Drive south beyond the small village of Puerto Viejo, a tiny grid of streets lined with scrappy surf bars and cafes with names like Peace & Love and EZ Times, and you’ll find pristine beaches where palm trees bend and sway over the water’s edge. Reggae music emanates from cheerful pastel-painted shacks that line a rutted, mostly dirt road. An old-growth forest, often just yards from the shore, is alive with sloths, toucans and monkeys.


For soul-searching world travelers who tend to plant roots and stay, it’s this laid-back, untamed vibe that has made the Caribbean-side strip, between Puerto Viejo and the equally tiny town of Manzanillo, an attractive alternative to Costa Rica’s more touristy Pacific coast.

“Coming here is about living with nature,” said Nicolas Buffile, a French expatriate who owns the Shawandha Lodge, a chic “neo-primitive-style” property. “We’re not like the Pacific side, where everything is air-conditioned and tamed.” His daughter Paola, who manages Residencia Las Casas, a luxurious holiday rental in the area, added: “People who go to the Pacific side don’t want their life to change. The people that come here want to change their life.”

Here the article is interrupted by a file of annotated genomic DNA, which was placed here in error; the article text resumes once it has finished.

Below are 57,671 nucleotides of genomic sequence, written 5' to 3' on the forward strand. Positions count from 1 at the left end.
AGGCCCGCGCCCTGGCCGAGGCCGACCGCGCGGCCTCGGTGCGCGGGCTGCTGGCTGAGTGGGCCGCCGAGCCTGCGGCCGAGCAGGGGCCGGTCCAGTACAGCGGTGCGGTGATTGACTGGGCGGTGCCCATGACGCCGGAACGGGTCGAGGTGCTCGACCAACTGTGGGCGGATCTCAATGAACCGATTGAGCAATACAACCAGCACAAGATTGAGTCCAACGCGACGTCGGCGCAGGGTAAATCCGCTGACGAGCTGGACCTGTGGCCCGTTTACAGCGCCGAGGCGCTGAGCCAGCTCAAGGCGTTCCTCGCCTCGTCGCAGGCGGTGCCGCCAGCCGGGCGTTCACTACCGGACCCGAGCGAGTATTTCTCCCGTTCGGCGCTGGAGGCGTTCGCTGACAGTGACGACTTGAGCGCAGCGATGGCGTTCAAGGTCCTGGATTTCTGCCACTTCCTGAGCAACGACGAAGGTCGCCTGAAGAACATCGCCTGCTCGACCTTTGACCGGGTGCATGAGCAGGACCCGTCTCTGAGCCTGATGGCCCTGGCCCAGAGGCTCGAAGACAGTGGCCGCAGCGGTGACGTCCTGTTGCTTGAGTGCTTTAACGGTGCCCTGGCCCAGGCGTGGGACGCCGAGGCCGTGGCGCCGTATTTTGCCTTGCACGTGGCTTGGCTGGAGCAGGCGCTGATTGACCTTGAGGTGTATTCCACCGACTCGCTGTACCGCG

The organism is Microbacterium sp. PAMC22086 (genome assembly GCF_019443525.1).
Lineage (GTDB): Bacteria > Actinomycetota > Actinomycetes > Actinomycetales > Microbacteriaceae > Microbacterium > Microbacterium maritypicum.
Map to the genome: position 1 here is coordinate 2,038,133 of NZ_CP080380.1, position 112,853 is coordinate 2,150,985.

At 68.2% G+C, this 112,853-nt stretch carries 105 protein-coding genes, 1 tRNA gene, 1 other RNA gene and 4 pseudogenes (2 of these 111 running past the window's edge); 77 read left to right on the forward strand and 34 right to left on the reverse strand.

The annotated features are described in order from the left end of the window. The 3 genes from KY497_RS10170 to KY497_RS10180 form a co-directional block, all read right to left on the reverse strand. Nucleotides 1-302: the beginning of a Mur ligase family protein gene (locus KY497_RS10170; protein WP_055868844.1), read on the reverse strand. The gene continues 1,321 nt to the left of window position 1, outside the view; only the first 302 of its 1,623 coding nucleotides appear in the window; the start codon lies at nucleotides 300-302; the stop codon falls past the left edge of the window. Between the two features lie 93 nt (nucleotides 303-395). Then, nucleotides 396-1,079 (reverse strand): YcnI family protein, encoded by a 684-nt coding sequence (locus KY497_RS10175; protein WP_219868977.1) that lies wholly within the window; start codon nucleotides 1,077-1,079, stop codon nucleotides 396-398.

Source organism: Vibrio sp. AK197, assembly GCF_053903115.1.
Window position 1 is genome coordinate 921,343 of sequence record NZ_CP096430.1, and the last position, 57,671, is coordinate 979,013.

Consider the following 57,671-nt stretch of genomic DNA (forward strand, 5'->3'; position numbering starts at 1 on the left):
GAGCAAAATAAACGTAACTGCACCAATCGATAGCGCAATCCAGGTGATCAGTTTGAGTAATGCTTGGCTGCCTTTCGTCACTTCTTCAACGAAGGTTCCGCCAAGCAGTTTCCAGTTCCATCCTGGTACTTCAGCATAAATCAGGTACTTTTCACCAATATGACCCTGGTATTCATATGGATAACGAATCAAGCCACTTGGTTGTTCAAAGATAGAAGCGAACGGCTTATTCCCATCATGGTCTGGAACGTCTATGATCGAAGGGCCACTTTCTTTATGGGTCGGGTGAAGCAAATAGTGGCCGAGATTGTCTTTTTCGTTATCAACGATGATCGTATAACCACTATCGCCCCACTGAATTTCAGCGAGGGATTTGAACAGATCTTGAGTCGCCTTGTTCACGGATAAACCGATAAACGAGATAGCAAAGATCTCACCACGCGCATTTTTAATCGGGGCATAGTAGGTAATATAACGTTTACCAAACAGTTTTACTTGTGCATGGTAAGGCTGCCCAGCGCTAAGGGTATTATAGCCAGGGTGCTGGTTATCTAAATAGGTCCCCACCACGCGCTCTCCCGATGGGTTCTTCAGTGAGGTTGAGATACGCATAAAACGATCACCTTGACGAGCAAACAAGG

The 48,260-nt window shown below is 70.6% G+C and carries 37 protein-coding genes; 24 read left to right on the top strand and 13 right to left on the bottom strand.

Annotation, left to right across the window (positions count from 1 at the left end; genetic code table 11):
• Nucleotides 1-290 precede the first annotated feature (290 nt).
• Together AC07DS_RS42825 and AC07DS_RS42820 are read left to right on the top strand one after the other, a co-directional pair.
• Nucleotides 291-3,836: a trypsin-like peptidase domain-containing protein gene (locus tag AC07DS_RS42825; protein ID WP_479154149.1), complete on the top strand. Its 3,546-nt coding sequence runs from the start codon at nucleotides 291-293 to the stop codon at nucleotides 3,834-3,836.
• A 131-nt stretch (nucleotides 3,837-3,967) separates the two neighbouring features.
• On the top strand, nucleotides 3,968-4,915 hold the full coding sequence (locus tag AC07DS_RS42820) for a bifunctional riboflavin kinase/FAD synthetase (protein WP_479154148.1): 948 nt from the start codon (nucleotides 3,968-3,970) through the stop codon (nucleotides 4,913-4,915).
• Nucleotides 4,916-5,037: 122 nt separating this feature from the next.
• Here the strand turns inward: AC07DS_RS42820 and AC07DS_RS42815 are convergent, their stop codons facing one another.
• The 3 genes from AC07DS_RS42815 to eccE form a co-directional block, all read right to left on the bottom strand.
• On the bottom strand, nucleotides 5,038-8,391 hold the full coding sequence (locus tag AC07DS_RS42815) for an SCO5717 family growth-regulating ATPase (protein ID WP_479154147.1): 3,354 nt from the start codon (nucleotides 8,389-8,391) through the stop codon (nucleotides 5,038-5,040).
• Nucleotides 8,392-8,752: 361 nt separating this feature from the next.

Even the local surfers tend to be particularly fanatical about the area — and, more specifically, the famous wave known as Salsa Brava (Wild Sauce), which breaks a few hundred yards from Puerto Viejo’s shore. When this Hawaiian-style barrel swells, it’s considered the most powerful wave in Costa Rica. It’s also an appropriate analogy for the surrounding area: beautiful and wild. The surfers who ride it tend to be hardcore adrenaline addicts.